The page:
Tag Archives: GDST

Breaking down barriers in STEM

Whole-school assembly delivered on 16th March, 2018 at Streatham & Clapham High School during British Science Week.

30 years ago, a cartoon appeared in ‘Punch’ magazine showing a committee sitting in a boardroom.  The cartoon had the caption: ‘That’s an excellent suggestion, Miss Triggs. Perhaps one of the men here would like to make it’.

I am a white, able-bodied, male.  I don’t routinely have my opinions ignored, I haven’t been excluded from receiving an excellent education nor have I been overlooked in my career.  I am what is known as ‘privileged’. In the race that is my life, the barriers were removed and the hurdles knocked down before I even reached the starting-blocks.

I am privileged to be in the position that my voice has not been constantly stifled, snubbed nor silenced, but there are many in society who have constant challenges to face and barriers to break down to make their voice heard.

With our celebration of 100 years since some women received the vote and our events on International Women’s Day, hopefully, you will know by now that women are not so privileged and constantly have obstacles put in their way by the very fact that they are a woman. This is evident in all areas of life, but especially in the world of STEM (science, technology, engineering and maths), which it is appropriate for us to consider during Science Week.

Firstly, it has been shocking the number of times that women in science have been overlooked and their achievements not recognised.  Hopefully, you are now all aware of the story of Rosalind Frankin, who gives her name to one of our houses.   Franklin did pioneering work in the area of DNA and it was Franklin’s image of the DNA molecule that was key to deciphering its structure. But was this recognised when the 1962 Nobel Prize was awarded for the discovery of the DNA double helix? No. Franklin’s significant contribution was ignored and the prize was awarded to three male scientists.

This is not a unique story. Dame Jocelyn Bell Burnell discovered pulsars in 1967 while still a graduate student in radio astronomy at Cambridge University: a discovery that has been described as “one of the most significant scientific achievements of the 20th Century”.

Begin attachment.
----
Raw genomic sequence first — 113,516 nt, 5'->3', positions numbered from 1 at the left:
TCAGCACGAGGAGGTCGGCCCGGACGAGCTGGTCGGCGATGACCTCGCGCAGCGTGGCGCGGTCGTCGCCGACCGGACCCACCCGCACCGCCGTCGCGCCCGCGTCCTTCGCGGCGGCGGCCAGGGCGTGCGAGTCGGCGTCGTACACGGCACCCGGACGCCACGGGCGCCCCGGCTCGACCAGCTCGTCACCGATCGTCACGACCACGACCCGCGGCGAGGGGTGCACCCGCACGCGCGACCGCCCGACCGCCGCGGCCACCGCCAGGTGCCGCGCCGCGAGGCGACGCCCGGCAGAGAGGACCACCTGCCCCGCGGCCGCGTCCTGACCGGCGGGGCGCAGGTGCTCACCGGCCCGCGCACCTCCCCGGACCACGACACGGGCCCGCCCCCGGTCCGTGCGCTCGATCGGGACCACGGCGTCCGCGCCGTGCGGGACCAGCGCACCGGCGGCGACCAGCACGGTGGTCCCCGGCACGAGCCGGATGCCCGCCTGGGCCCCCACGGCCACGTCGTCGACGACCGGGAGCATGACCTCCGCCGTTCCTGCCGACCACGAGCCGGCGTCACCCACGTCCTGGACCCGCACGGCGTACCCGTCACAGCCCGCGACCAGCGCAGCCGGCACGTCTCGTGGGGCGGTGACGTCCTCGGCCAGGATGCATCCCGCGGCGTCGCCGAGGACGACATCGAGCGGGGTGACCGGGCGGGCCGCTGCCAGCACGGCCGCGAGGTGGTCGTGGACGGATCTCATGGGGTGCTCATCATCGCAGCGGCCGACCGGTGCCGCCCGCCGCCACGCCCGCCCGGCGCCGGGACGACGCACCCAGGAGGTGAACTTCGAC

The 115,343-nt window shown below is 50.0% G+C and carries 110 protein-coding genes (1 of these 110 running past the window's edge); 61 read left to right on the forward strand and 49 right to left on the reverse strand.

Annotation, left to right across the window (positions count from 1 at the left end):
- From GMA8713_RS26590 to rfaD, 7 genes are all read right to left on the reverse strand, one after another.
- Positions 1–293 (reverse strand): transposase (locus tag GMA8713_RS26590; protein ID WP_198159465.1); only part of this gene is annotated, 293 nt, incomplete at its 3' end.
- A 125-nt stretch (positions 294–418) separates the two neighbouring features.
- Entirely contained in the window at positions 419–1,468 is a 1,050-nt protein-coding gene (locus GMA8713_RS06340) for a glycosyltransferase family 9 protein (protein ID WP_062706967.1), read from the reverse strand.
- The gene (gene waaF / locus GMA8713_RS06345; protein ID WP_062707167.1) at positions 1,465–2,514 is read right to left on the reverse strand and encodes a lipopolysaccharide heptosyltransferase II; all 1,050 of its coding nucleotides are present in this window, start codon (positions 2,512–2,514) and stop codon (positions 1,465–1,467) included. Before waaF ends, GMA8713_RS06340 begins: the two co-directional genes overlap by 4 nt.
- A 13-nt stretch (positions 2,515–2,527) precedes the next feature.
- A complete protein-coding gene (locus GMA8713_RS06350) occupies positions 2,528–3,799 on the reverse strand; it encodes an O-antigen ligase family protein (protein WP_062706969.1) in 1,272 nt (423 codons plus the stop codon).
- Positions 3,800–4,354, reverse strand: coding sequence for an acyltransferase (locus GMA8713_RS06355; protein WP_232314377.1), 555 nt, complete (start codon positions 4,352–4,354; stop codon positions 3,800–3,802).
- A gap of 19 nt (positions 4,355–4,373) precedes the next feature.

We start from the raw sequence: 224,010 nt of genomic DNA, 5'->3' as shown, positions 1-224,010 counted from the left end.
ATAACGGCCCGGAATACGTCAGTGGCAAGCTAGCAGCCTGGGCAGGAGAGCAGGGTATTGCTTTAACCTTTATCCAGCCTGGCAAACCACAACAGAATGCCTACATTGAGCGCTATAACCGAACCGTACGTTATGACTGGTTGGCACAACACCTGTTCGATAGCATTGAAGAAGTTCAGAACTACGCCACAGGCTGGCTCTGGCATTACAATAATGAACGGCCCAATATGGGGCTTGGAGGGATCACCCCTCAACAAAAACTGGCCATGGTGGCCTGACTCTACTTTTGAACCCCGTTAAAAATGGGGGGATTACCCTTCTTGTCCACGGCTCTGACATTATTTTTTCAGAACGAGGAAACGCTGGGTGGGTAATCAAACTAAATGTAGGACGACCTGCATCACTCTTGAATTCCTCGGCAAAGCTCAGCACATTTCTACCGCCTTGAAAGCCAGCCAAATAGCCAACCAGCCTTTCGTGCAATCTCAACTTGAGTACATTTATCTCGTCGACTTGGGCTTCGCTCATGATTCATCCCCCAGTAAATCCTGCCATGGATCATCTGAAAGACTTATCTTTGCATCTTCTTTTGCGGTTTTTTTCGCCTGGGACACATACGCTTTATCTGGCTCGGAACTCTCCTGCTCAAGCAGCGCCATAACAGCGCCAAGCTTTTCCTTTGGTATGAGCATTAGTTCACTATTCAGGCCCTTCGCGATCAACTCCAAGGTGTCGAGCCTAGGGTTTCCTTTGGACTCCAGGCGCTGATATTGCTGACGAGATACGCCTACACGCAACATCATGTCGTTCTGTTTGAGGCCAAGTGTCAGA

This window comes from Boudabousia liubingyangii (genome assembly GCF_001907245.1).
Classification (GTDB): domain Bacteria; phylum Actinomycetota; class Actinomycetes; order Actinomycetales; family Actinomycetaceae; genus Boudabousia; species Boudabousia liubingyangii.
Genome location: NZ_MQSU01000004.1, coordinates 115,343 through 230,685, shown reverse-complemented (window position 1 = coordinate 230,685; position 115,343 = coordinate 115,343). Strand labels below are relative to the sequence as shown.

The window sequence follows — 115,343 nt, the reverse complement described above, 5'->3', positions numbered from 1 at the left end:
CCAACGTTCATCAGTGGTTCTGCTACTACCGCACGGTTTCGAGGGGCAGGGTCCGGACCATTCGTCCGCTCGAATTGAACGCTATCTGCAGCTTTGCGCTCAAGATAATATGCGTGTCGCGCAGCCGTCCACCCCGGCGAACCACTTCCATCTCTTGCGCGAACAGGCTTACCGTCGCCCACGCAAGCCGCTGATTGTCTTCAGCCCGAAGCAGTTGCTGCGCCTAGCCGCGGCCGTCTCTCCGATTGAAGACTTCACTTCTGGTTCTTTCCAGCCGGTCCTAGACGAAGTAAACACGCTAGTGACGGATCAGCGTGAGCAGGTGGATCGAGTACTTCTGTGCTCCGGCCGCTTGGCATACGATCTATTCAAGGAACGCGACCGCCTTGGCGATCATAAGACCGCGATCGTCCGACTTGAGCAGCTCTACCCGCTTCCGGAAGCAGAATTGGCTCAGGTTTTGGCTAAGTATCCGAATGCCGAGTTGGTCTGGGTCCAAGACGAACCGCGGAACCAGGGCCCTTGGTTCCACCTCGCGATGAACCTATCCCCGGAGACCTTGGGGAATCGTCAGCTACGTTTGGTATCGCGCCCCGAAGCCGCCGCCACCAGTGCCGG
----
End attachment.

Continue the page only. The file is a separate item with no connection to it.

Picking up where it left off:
Despite Bell Burnell analysing data printed out on three miles of paperfrom a radio telescope which she herself helped assemble, the Nobel Prize for this discovery went to her male supervisor.

The scientist Chien-Shiung Wu was approached in the 1950s by two male theoretical physicists, Lee and Yang, to help disprove the law of parity. Wu’s experiments upended this law, which had been accepted for 30 years.  Did Wu receive the Nobel Prize? No, it went to her male colleagues, Lee and Yang.

Over the centuries, despite few resources and uphill battles to achieve what they did, female scientists have seen credit for significant discoveries they’ve made assigned to male colleagues, they have been written out of textbooks and they have been overlooked for awards.

One of the films I have enjoyed watching recently is ‘Hidden Figures’, which is based on a true story. The film tells the story of three African-American women who work at NASA in the 1960s at the height of the space race.

Despite their phenomenal brains which enable them to work as ‘computers’, human calculators who checked mathematical calculations before the technological development of what we now call computers, they are overlooked and must fight to break down the barriers standing in their way. However, gender is not their only barrier. These women are African-American in a time of segregation, where laws prevented black and white people from mixing in society and restricted the rights of black people.  In the film, one of the characters, Katherine Johnson has to walk a mile just so that she can use the bathroom designated for the black workers and is not allowed to drink from the same coffee pot as her white colleagues. Both their gender and race are barriers to them fulfilling their ambitions and aspirations.